Commentary: Education Professors Blast 1776 Report as ‘Better Fit for a Dictatorship’

By Dave Huber



It really says something when an effort as intellectually vacuous as the 1619 Project is venerated by educators, but the 1776 Report is viewed contemptuously.

As former President Trump said back in September, the 1776 Commission’s task was to teach students about “the miracle of American history and make plans to honor the 250th anniversary of our founding.”

But shortly before the nascent Biden administration memory-holed the 1776 Commission’s report from the official government website, two education professors lambasted the effort.

Rutgers’ Nicole Mirra and Stanford’s Antero Garcia believe the 1776 Report is “a collection of historical half-truths and blindly patriotic propaganda” which is better suited to a dictatorship than a democratic republic.

“We do not need this restoration of American civic education. We need a total reconstruction,” the professors write in Education Week. “The 1776 commission report seems to emerge from an alternate universe in which Americans are not watching National Guard troops sleeping in a militarized Capitol or worrying that an ‘insider attack’ will mar this week’s inauguration of Joe Biden.

“The commission calls for a focus on America’s greatness and suggests that teaching about the country’s faults in the pursuit of social justice is divisive. The report offers no evidence for its claims and could easily be written off as a partisan screed cynically released on the day commemorating the birth of the Rev. Martin Luther King Jr.”

The profs claim much of what the 1776 Commission wants already is taught in modern classrooms — a “barrage of isolated historical facts couched in a rosy narrative of steady incremental progress.”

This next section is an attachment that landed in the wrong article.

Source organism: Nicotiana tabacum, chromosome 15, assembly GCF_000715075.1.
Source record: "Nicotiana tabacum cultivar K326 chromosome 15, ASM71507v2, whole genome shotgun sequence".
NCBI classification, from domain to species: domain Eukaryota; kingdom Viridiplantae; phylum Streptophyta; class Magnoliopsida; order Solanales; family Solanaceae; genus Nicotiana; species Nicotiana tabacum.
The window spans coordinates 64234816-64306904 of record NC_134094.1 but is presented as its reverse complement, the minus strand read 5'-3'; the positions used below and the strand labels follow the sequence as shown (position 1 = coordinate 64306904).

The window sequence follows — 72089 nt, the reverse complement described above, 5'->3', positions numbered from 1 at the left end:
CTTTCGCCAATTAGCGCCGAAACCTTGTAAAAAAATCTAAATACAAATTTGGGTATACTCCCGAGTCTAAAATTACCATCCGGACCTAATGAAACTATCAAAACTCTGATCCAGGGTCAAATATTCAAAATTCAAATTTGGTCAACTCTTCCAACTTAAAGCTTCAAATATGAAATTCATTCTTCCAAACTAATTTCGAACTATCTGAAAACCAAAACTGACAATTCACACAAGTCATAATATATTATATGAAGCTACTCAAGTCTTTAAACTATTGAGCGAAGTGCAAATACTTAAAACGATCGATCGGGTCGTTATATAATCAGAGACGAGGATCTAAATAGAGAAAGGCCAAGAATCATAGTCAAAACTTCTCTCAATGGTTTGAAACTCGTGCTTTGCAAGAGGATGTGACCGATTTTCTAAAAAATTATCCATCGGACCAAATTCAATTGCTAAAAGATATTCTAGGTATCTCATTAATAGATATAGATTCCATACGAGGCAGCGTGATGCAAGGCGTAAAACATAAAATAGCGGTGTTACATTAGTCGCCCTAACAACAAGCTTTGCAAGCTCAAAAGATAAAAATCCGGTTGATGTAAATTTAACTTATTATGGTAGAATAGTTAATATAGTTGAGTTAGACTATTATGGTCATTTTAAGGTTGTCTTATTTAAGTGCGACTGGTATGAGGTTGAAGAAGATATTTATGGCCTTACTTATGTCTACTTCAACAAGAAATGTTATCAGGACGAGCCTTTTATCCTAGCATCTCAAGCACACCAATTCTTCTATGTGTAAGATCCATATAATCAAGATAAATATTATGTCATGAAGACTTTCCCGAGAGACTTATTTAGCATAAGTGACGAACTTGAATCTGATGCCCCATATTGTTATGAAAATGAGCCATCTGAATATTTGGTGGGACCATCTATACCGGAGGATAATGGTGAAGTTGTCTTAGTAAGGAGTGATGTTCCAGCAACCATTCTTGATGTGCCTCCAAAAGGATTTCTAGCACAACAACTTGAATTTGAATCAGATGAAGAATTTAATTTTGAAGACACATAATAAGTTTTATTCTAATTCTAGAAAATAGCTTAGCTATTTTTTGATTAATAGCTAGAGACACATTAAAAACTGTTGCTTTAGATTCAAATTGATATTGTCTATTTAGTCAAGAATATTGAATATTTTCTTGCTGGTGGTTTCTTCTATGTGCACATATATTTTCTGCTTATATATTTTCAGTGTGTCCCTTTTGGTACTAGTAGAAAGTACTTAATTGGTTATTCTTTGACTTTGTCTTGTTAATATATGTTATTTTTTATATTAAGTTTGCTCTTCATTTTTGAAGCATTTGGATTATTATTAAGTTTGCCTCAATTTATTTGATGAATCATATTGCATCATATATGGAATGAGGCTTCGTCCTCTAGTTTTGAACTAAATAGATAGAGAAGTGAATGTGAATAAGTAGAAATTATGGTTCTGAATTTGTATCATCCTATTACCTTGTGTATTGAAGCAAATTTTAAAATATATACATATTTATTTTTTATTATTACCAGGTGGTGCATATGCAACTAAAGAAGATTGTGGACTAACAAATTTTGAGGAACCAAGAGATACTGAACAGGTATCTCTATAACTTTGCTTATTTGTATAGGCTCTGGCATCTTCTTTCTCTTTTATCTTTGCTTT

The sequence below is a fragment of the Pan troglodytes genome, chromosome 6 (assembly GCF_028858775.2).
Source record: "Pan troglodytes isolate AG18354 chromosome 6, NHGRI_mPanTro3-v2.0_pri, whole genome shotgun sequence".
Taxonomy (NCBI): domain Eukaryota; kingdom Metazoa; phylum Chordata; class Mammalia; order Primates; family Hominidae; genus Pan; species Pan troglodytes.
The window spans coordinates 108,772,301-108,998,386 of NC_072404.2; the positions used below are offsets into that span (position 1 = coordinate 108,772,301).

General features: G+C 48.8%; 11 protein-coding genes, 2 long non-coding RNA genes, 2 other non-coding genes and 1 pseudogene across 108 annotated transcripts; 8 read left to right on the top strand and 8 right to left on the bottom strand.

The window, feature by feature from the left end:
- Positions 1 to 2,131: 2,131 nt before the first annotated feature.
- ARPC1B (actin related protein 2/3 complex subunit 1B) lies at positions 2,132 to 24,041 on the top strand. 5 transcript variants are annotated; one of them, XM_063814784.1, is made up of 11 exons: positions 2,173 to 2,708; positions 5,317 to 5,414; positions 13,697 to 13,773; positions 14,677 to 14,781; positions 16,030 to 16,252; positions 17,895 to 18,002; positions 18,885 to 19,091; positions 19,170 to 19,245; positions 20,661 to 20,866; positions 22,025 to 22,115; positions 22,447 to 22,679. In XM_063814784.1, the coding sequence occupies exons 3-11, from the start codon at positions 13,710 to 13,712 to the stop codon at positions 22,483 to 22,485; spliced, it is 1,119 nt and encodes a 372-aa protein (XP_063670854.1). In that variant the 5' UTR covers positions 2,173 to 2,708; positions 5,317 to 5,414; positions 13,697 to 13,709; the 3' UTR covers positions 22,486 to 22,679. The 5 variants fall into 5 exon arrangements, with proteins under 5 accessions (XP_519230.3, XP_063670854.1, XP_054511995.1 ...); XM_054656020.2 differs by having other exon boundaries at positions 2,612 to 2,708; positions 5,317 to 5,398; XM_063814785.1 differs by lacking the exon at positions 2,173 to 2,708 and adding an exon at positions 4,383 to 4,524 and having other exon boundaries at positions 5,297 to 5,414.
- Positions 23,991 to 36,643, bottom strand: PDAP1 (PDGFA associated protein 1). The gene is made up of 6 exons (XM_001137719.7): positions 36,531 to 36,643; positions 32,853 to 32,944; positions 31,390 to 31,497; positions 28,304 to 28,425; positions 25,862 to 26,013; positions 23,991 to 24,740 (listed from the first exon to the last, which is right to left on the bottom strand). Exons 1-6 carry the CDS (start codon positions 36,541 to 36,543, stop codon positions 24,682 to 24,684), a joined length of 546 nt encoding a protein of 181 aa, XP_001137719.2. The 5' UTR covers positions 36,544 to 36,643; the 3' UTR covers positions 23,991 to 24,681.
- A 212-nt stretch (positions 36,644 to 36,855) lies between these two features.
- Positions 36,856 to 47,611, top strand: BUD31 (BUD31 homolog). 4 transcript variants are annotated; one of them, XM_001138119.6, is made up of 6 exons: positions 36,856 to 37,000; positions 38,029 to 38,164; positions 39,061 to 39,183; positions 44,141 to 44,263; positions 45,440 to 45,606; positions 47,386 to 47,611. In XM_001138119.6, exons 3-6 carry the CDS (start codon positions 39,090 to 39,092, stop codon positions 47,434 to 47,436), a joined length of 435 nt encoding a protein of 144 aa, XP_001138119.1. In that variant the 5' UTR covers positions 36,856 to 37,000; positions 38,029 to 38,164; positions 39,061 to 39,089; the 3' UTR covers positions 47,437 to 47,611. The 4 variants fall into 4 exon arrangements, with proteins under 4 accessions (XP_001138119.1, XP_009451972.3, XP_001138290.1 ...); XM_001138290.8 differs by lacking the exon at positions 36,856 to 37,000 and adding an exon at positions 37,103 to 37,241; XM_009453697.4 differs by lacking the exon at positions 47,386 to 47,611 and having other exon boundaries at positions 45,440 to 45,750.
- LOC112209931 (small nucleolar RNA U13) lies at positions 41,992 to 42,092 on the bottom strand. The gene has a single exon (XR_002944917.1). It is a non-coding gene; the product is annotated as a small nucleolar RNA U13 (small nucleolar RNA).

Given the profs’ backgrounds, these sentiments aren’t surprising.

In Mirra’s case, her university bio says she’s “constantly striving to bring the two fields of literacy and youth civic engagement together in ways that bring about more social change and justice in classrooms and society.” She also “aims to shift conversations in the field of literacy to focus on civic engagement and change rather than merely skills and standardized testing.” (“Merely skills.” Indeed.)

Antero’s research “explore[s] learning and literacies in tabletop roleplaying games like Dungeons & Dragons and how participatory culture shifts classroom relationships and instruction.” A Los Angeles high school, the Critical Design and Gaming School, was established based on his research.

Are their claims about the 1776 Report accurate? What exactly makes the report the stuff of “dictatorships”? Here’s a sample from the report itself:

— Of course, neither America nor any other nation has perfectly lived up to the universal truths of equality, liberty, justice, and government by consent.

— This includes restoring patriotic education that teaches the truth about America. That doesn’t mean ignoring the faults in our past, but rather viewing our history clearly and wholly …